Facebook wants to remind you that it's still making an impact for charities even as it battles a series of scandals.
The social media giant said Thursday that since 2015, its users have raised more than $2 billion on Facebook for the causes they care about. About half of that total comes from fundraising that happens on people's birthdays. The money has helped fund a variety of nonprofits, including those that help children with cancer, feed the hungry or fuel research to cure diseases. More than 45 million people have donated or started a Facebook fundraiser, according to the company.
Facebook's latest milestone illustrates how social media sites are playing a bigger role in how nonprofits spread the word and raise money for their causes. Still, the amount raised is a small fraction of the amount of charitable giving that happens every year. In 2018, Americans gave $427.71 billion to charities, according to Giving USA.
"The numbers are really important. But what really matters is that people are getting the help they need, and they're supporting their communities," Emily Dalton Smith, director of social impact product at Facebook, said in an interview.
No Kid Hungry, which aims to end child hunger in the US, said money raised through Facebook fundraisers has helped it provide 100 million meals from July 2018 to June 2019.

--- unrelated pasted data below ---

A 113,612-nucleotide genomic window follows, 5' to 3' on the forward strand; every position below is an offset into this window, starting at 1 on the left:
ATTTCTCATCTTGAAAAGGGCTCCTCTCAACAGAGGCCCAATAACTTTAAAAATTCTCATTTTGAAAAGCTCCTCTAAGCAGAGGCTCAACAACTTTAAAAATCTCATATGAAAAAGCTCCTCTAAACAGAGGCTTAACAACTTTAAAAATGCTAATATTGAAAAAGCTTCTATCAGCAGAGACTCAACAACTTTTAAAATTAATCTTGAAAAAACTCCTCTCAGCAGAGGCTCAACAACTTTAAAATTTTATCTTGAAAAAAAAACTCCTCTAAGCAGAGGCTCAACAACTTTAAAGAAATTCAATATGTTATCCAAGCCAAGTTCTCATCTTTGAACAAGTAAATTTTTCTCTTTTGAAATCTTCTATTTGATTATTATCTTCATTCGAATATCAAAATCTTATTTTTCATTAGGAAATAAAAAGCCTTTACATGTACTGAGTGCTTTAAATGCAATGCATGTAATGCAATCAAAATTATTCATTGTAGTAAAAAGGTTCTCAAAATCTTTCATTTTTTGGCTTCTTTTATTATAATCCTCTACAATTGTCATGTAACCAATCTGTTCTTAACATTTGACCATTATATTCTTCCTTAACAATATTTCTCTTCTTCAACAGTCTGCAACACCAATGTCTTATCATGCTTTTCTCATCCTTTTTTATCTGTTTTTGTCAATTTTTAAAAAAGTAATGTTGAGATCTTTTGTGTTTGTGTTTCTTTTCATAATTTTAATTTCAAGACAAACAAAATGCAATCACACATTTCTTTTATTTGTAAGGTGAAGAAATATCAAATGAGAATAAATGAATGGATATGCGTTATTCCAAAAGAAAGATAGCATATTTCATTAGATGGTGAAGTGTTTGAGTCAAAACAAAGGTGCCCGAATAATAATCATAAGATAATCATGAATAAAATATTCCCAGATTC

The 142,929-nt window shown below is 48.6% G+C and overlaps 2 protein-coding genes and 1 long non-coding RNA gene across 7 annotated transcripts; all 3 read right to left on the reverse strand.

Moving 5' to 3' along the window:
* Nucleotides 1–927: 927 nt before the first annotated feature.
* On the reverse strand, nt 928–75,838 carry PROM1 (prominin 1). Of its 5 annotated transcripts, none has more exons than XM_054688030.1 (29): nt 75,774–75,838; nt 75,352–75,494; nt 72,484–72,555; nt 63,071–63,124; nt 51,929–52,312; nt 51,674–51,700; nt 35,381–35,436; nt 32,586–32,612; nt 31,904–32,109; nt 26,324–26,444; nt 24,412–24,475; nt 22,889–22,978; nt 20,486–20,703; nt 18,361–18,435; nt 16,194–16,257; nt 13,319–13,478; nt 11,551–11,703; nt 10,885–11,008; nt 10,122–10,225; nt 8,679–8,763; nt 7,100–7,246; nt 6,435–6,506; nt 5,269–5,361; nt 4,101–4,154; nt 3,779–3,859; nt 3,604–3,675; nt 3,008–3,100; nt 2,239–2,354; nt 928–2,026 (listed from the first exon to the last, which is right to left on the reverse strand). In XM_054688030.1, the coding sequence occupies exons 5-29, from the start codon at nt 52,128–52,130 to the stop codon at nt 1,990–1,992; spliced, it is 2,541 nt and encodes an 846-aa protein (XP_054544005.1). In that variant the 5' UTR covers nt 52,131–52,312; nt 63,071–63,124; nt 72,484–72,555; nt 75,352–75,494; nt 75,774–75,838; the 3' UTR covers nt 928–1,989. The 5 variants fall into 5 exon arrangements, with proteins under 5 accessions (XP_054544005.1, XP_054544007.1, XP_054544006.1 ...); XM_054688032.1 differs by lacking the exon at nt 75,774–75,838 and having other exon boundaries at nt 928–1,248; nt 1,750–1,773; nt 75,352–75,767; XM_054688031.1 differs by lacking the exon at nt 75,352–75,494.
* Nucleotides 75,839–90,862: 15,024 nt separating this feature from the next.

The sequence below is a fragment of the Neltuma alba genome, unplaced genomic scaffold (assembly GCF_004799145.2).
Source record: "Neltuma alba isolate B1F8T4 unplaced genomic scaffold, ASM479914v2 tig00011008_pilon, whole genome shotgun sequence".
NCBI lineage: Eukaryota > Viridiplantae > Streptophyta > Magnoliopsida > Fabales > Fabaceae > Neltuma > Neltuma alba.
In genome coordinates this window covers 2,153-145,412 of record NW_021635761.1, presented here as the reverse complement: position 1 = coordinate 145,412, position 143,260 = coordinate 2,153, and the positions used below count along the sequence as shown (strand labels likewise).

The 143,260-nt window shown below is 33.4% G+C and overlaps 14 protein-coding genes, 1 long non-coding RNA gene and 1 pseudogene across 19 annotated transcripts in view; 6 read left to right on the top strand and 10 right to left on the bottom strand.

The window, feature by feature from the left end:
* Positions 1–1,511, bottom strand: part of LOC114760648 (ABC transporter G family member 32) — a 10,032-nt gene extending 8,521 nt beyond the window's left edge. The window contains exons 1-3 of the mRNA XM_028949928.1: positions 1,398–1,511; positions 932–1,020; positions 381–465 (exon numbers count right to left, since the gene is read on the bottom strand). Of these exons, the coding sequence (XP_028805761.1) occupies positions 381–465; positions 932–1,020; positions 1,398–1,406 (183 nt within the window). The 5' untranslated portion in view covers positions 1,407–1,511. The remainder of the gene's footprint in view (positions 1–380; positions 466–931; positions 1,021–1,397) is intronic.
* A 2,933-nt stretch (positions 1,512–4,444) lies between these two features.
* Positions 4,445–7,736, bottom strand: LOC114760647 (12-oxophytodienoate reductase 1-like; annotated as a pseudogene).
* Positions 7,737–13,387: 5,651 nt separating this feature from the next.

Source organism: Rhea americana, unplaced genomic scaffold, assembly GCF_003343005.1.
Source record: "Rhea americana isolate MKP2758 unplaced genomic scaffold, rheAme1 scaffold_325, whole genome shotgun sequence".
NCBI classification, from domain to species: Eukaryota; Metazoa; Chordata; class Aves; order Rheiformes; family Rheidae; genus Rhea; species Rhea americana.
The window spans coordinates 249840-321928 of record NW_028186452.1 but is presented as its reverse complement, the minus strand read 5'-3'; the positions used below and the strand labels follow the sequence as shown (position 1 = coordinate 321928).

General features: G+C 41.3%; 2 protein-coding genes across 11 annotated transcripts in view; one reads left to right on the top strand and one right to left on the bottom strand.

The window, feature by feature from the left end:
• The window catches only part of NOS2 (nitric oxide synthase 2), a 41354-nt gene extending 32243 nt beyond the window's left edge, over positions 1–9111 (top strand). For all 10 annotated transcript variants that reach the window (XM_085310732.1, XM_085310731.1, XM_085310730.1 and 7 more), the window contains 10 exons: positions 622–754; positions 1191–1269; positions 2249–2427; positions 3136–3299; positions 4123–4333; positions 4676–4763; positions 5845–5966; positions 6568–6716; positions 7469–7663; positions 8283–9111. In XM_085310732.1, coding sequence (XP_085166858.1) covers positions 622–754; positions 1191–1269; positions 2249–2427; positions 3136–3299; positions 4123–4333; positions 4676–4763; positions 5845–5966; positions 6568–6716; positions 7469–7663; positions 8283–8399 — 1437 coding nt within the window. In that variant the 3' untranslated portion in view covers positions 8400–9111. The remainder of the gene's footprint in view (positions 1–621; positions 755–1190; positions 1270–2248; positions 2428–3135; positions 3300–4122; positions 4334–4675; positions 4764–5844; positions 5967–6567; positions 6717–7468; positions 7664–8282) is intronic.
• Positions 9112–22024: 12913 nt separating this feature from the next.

"Over the last 10 years or so, digital fundraising has just grown for all nonprofits," said Jessica Bomberg, associate director of peer-to-peer fundraising at No Kid Hungry. "And we've all been working to make it as easy as possible for our supporters, to get involved and to fundraise for us."
Facebook first released fundraising tools in 2015, making it easier for its users to raise money directly on the social network and spread the word about a charity to their family and friends. The company said it was inspired by the viral challenge in which users including tech moguls shared videos of themselves pouring buckets of ice water on their heads to help find a cure for a neurodegenerative disease calledthat hinders people's ability to move, speak, swallow and breath.
Since then, the company has faced a series of scandals surrounding privacy and content moderation. The UN determined that Facebook played a role in furthering hate speech in, contributing to what's been called a genocide. , a UK political consultancy harvested the data of up to 87 million users without their permission.
At the same time, Facebook has been releasing more features for charitable giving. Earlier this year,launched donation stickers in the US and UK, allowing nonprofits to create fundraisers in a feature called Stories in which photos and videos vanish in 24 hours. Animal rescue groups have also used to find homes for dogs in need.
Some nonprofits said they would like to learn more about the people who donate through Facebook fundraisers -- a touchy topic given Facebook's privacy concerns.
"It's makes it much more difficult for us to help these folks increase their support for their cause," said Brian Frederick, a spokesman for the ALS Association.
Facebook said it will continue to gather feedback from nonprofits.
"We're starting to work more deeply with our partners to understand their needs," Smith said, "and will shape our product roadmap based on what we hear from the community."